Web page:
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1st Time to Italy! Suggestions and tips??

1st Time to Italy! Suggestions and tips??

May 17th, 2001, 09:53 AM
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1st Time to Italy! Suggestions and tips??

My boyfriend and I are planning our first trip to Italy--for 2 weeks starting the last week of September. (We can't wait!)
Thinking back to your first trip to Italy--what were some things you wish you had known, places you'd go back to again and again. So far I find researching hotels to be a challenge. Where to stay, how much to spend, where to splurge.

Any tips or suggestions would be greatly appreciated.
May 17th, 2001, 11:39 AM
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How I envy you, but I'll be visiting Paris in October, so I have my own consolation.

Anyway...gelato is the thing to "splurge" on regularly & not feel guilty about. While in Florence, I bought a lot of gloves, a couple of leather jackets, etc., as Florence is the home of quality leather goods. I'd recommend Hotel Aprile, if it's available & as you're a good 4 months away from being there, it probably is. Things I wish I saw more of--the Boboli Gardens & the Uffizi. Sometimes you can find good deals on & around the Ponte Vecheccio on jewelry, but look carefully. Something I wish I'd known back then...the phone system was a little on the "primitive" side, but has improved considerably since then. Also, as Florence is in the Tuscany valley, it is the breeding grounds & home for BILLIONS of mosquitos. I went to a pharmacy & got a solid-stick insect repellent manufactured by Bayer while there. Spend a lot of time talking to the natives--they know they live in a cool country & adore the fact that you appreciate it enough to visit. Use commonsense safety precautions. If going to Venice, stay at Locanda Sturion. Only thing I missed in Venice (did a LOT of running around) was the Accademia. Do tons of walking, but at a leisurely pace. Some wise individual once said the pervasive, delightful atmosphere in Italy is the sense that everyone is praising everyone else!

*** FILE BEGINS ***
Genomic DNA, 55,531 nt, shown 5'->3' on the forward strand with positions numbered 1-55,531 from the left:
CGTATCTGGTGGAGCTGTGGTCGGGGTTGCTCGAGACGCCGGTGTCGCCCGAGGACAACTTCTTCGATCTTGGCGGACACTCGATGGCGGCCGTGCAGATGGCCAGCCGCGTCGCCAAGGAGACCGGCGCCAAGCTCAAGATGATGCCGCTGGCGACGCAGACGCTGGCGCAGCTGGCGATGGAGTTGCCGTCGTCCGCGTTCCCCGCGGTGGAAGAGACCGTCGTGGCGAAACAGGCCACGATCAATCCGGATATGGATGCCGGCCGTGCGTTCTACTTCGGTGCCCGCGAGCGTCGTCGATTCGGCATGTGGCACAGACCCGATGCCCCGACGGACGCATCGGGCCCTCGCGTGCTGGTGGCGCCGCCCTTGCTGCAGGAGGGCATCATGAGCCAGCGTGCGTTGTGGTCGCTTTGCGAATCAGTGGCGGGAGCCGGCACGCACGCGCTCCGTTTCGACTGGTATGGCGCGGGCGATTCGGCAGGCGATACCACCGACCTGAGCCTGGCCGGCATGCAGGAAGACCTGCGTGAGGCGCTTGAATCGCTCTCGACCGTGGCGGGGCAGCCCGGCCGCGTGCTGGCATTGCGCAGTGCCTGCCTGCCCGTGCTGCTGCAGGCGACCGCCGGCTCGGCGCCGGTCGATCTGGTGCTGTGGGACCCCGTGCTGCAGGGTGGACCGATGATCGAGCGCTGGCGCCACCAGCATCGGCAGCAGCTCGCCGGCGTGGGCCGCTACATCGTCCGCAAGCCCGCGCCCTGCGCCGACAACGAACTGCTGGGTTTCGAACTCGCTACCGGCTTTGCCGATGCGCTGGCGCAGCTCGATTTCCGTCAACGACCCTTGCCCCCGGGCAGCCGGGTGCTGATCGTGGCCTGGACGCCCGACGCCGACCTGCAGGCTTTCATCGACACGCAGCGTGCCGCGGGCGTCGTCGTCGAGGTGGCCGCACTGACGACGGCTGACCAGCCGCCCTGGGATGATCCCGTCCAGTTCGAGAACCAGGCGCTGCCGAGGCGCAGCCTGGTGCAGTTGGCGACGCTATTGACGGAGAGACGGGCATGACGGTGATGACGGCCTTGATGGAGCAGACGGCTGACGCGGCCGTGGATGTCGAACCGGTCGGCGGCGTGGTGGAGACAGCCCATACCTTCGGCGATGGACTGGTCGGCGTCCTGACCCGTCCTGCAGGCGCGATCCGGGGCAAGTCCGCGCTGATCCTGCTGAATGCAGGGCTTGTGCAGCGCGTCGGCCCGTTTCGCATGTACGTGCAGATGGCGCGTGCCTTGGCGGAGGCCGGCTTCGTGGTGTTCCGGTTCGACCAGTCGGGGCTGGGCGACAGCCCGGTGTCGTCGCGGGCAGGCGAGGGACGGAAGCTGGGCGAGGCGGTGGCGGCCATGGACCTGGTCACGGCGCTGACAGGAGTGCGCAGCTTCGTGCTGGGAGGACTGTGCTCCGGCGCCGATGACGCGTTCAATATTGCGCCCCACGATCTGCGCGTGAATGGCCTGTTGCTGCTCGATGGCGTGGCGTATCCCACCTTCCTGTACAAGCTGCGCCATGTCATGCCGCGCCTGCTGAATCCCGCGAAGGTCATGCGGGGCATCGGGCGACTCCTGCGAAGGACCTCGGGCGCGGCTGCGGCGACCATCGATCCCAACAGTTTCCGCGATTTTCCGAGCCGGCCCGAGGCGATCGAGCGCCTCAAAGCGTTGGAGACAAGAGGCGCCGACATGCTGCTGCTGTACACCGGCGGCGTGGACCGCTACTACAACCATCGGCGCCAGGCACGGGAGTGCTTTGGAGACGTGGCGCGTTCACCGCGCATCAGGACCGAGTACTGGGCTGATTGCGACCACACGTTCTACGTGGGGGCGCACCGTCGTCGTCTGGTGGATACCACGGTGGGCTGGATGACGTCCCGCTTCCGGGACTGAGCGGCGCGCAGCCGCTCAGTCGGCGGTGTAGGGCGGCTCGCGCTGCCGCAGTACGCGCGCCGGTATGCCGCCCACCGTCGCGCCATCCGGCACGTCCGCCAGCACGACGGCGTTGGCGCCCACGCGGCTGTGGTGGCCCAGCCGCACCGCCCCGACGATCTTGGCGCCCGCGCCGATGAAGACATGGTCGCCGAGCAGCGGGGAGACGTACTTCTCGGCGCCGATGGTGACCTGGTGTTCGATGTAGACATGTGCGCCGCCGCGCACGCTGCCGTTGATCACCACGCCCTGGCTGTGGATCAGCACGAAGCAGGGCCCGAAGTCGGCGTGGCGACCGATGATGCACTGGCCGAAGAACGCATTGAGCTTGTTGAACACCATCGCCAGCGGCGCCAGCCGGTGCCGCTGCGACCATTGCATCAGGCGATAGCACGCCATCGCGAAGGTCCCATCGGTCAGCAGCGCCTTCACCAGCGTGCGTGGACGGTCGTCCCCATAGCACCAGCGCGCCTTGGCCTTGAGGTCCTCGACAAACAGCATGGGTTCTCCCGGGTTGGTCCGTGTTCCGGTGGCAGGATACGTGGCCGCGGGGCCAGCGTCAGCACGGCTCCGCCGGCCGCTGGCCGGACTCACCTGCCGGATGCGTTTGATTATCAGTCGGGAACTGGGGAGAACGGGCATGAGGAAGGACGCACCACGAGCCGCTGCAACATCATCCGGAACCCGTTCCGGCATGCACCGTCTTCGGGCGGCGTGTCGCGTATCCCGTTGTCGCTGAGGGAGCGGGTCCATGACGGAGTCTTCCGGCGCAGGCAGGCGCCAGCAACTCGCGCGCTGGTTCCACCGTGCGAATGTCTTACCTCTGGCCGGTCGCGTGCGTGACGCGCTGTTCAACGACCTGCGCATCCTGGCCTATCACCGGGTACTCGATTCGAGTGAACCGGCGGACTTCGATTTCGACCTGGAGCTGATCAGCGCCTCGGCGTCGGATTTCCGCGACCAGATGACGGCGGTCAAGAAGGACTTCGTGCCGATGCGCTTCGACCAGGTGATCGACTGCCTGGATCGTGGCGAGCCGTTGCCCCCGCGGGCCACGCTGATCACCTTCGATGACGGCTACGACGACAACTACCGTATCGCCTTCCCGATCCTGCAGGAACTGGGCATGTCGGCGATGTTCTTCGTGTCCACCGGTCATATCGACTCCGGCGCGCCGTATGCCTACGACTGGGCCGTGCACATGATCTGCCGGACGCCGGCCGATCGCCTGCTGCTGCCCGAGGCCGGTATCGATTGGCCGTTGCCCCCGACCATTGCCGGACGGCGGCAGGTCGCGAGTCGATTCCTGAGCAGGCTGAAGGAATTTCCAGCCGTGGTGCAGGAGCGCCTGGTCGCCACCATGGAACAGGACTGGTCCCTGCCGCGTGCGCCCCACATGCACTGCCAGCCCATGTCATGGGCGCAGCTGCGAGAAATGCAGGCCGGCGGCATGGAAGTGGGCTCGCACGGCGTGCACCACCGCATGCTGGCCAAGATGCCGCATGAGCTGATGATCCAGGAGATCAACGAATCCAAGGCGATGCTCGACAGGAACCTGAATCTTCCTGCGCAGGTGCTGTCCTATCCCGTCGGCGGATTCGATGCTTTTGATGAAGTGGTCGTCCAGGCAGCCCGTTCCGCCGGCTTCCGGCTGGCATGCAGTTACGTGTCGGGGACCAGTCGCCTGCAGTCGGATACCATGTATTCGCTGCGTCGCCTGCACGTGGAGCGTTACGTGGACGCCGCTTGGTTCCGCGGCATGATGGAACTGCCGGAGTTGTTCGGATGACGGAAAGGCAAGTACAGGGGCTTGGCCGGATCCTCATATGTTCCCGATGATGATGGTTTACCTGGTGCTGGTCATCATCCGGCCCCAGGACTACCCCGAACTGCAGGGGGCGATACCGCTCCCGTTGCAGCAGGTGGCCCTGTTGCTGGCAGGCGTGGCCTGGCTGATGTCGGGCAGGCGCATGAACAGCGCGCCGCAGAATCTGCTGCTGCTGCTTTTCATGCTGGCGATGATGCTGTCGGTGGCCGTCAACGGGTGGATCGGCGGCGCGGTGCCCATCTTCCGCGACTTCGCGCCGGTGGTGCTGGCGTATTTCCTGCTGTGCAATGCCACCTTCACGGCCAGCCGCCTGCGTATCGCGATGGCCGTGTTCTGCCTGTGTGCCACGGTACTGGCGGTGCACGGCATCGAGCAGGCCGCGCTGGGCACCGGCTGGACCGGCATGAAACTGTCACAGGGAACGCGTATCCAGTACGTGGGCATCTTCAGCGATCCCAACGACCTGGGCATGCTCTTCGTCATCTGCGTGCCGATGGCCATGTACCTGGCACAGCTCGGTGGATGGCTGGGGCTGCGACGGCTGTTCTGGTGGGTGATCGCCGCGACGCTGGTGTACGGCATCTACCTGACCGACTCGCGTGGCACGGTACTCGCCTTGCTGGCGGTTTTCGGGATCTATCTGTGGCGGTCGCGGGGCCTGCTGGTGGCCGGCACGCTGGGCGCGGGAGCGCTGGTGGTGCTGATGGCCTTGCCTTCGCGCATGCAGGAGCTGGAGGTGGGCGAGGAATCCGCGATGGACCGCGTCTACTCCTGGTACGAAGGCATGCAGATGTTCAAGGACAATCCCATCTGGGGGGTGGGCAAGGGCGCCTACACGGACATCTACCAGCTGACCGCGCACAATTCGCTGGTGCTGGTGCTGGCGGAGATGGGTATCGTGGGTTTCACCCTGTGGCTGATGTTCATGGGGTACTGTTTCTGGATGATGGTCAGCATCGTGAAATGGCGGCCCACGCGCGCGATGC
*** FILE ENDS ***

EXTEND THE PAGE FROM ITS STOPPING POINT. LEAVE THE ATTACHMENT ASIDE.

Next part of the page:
May 17th, 2001, 01:06 PM
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What places in Italy will you be visiting? And what sorts of things interest you: art, architecture, churches, countryside, wineries,
history, food and wine, etc
And what's your overall budget like?
Will you be renting a car or using trains?
May 17th, 2001, 01:25 PM
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Elaine: We are interested in almost everything you mentioned! Most particularly, though, significant historical sites (like what I imagine Rome and Pompeii will be like), countryside wineries & food & some shopping. We are beginning to appreciate architecture and grand chruches, more & more, as well.
Our budget is modest--we are not going first class, but we want to enjoy ourselves without penny-pinching.

Our tentative itinerary is as follows (have not made any reservations yet--going to the travel agent on Monday): Fly into Rome (4 days); to Amalfi coast-Positano (2-3 days...with excursions to Pompeii and Capri's blue grotto); then to Tuscany region (2 days); then to Venice (4 days) and fly out of Milan. Plan to travel by train entire trip (except 2 days in Tuscany we'll rent a car).

Any suggestions would be most appreciated!
May 17th, 2001, 01:34 PM
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Just one heads up: I loved the Amalfi coast (I went by bus -- what views!) but noticed that credit cards were not accepted as often in the south as they were in the north. Just something to be prepared for. (This was in '93, so it may no longer be the case.) Pompeii was truly worth it -- but I found it a little confusing to navigate. Leave plenty of time and try to find a map of the site.
May 17th, 2001, 01:58 PM
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All the wonderful stories and impressions you will get from people here about Italy are true; it's magic beyond your imagination.

And yet I hope that none of what we say sets you up for expectations that your trip cannot meet.